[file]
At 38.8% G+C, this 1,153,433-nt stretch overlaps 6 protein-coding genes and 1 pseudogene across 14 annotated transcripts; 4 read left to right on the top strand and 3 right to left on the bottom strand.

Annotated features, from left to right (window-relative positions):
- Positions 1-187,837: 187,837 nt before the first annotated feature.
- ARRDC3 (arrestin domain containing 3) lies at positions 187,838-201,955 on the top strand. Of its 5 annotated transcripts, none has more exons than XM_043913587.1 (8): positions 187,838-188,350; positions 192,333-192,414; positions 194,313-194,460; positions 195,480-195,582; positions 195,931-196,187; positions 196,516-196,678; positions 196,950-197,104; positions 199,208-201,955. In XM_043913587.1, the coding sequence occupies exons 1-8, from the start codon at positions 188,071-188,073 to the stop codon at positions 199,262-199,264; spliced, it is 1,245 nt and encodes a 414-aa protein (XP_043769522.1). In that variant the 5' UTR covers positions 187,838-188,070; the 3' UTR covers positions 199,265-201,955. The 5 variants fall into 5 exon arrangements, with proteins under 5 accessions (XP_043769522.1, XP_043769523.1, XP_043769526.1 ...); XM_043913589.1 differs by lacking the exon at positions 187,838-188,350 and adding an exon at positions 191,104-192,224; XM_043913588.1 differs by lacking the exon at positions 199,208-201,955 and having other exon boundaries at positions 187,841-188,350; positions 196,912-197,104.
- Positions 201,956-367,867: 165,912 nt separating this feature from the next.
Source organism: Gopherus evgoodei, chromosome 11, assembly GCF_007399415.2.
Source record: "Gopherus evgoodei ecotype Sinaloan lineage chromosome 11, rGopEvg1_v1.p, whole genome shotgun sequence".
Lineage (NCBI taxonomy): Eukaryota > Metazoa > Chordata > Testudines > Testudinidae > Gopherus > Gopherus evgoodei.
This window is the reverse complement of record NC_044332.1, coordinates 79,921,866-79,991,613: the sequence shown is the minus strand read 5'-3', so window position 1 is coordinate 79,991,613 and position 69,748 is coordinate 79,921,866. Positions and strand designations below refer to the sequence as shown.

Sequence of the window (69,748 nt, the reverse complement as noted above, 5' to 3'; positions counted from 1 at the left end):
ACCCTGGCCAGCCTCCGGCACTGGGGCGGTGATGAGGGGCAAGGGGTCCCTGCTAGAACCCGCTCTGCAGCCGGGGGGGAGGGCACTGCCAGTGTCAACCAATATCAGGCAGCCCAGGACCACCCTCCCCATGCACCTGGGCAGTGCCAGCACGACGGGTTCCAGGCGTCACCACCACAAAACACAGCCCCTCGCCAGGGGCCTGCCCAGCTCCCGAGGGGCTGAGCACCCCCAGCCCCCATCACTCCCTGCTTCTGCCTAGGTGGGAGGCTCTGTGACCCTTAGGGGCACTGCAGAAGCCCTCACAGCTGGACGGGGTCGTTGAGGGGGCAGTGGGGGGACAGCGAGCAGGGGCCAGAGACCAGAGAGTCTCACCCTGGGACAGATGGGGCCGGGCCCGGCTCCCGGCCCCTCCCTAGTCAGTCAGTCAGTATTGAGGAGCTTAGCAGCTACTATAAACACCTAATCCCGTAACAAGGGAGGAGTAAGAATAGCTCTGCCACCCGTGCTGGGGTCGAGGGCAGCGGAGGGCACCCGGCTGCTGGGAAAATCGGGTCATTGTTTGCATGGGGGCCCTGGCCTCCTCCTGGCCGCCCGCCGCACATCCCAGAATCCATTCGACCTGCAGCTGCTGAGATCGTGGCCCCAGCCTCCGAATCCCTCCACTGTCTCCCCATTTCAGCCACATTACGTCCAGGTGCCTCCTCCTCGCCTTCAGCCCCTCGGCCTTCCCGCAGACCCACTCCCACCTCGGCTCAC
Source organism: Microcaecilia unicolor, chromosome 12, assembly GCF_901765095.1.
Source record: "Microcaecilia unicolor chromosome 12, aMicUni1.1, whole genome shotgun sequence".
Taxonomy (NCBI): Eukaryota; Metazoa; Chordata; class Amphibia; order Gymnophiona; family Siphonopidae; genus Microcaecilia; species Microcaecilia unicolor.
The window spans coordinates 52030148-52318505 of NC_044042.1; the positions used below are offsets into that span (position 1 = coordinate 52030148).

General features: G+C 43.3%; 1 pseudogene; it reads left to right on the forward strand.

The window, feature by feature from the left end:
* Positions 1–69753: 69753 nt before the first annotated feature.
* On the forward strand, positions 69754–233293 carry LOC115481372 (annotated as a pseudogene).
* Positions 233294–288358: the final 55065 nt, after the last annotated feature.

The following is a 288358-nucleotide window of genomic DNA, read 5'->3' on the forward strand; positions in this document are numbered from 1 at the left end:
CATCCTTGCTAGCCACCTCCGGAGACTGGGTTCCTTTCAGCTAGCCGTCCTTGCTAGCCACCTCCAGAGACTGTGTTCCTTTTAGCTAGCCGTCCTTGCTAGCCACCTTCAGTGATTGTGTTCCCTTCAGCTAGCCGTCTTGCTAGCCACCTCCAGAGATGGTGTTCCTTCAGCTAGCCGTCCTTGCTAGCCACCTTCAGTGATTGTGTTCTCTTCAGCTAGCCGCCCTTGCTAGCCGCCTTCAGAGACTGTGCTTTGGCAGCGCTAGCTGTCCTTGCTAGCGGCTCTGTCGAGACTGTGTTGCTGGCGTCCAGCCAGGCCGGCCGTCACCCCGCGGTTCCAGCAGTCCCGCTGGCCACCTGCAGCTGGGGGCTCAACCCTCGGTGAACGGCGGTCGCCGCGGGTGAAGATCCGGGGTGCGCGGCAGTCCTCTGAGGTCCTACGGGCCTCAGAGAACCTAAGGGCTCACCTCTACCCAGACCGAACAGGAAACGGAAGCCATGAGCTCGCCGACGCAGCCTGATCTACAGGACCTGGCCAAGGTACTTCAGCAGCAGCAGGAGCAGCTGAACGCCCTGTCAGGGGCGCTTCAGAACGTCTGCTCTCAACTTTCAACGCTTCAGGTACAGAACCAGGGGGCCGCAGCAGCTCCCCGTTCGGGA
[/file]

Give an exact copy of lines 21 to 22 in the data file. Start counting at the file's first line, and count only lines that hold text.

The following is a 288358-nucleotide window of genomic DNA, read 5'->3' on the forward strand; positions in this document are numbered from 1 at the left end:
CATCCTTGCTAGCCACCTCCGGAGACTGGGTTCCTTTCAGCTAGCCGTCCTTGCTAGCCACCTCCAGAGACTGTGTTCCTTTTAGCTAGCCGTCCTTGCTAGCCACCTTCAGTGATTGTGTTCCCTTCAGCTAGCCGTCTTGCTAGCCACCTCCAGAGATGGTGTTCCTTCAGCTAGCCGTCCTTGCTAGCCACCTTCAGTGATTGTGTTCTCTTCAGCTAGCCGCCCTTGCTAGCCGCCTTCAGAGACTGTGCTTTGGCAGCGCTAGCTGTCCTTGCTAGCGGCTCTGTCGAGACTGTGTTGCTGGCGTCCAGCCAGGCCGGCCGTCACCCCGCGGTTCCAGCAGTCCCGCTGGCCACCTGCAGCTGGGGGCTCAACCCTCGGTGAACGGCGGTCGCCGCGGGTGAAGATCCGGGGTGCGCGGCAGTCCTCTGAGGTCCTACGGGCCTCAGAGAACCTAAGGGCTCACCTCTACCCAGACCGAACAGGAAACGGAAGCCATGAGCTCGCCGACGCAGCCTGATCTACAGGACCTGGCCAAGGTACTTCAGCAGCAGCAGGAGCAGCTGAACGCCCTGTCAGGGGCGCTTCAGAACGTCTGCTCTCAACTTTCAACGCTTCAGGTACAGAACCAGGGGGCCGCAGCAGCTCCCCGTTCGGGA